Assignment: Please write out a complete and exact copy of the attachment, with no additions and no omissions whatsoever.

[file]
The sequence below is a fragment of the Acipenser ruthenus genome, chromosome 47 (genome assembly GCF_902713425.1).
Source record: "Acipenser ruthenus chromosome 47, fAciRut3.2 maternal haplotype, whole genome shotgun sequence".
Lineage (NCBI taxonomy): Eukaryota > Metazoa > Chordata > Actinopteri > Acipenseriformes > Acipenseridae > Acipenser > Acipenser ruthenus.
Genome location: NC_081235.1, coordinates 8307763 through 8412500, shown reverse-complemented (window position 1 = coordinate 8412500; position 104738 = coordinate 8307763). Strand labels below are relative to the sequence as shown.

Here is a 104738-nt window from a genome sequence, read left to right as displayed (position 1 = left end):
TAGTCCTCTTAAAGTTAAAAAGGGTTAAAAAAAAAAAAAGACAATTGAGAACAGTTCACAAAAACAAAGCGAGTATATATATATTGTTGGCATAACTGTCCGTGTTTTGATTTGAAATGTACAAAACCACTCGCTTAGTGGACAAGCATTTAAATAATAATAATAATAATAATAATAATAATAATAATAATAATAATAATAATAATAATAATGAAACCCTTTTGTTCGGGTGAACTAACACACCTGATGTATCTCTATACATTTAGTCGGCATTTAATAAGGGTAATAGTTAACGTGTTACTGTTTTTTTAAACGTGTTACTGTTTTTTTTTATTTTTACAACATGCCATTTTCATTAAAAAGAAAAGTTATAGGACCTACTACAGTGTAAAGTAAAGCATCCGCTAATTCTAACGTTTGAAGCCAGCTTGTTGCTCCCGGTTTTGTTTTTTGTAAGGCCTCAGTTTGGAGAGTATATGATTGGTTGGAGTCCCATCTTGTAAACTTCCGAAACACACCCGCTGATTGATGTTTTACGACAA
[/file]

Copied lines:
The sequence below is a fragment of the Acipenser ruthenus genome, chromosome 47 (genome assembly GCF_902713425.1).
Source record: "Acipenser ruthenus chromosome 47, fAciRut3.2 maternal haplotype, whole genome shotgun sequence".
Lineage (NCBI taxonomy): Eukaryota > Metazoa > Chordata > Actinopteri > Acipenseriformes > Acipenseridae > Acipenser > Acipenser ruthenus.
Genome location: NC_081235.1, coordinates 8307763 through 8412500, shown reverse-complemented (window position 1 = coordinate 8412500; position 104738 = coordinate 8307763). Strand labels below are relative to the sequence as shown.

Here is a 104738-nt window from a genome sequence, read left to right as displayed (position 1 = left end):
TAGTCCTCTTAAAGTTAAAAAGGGTTAAAAAAAAAAAAAGACAATTGAGAACAGTTCACAAAAACAAAGCGAGTATATATATATTGTTGGCATAACTGTCCGTGTTTTGATTTGAAATGTACAAAACCACTCGCTTAGTGGACAAGCATTTAAATAATAATAATAATAATAATAATAATAATAATAATAATAATAATAATAATAATAATAATGAAACCCTTTTGTTCGGGTGAACTAACACACCTGATGTATCTCTATACATTTAGTCGGCATTTAATAAGGGTAATAGTTAACGTGTTACTGTTTTTTTAAACGTGTTACTGTTTTTTTTTATTTTTACAACATGCCATTTTCATTAAAAAGAAAAGTTATAGGACCTACTACAGTGTAAAGTAAAGCATCCGCTAATTCTAACGTTTGAAGCCAGCTTGTTGCTCCCGGTTTTGTTTTTTGTAAGGCCTCAGTTTGGAGAGTATATGATTGGTTGGAGTCCCATCTTGTAAACTTCCGAAACACACCCGCTGATTGATGTTTTACGACAA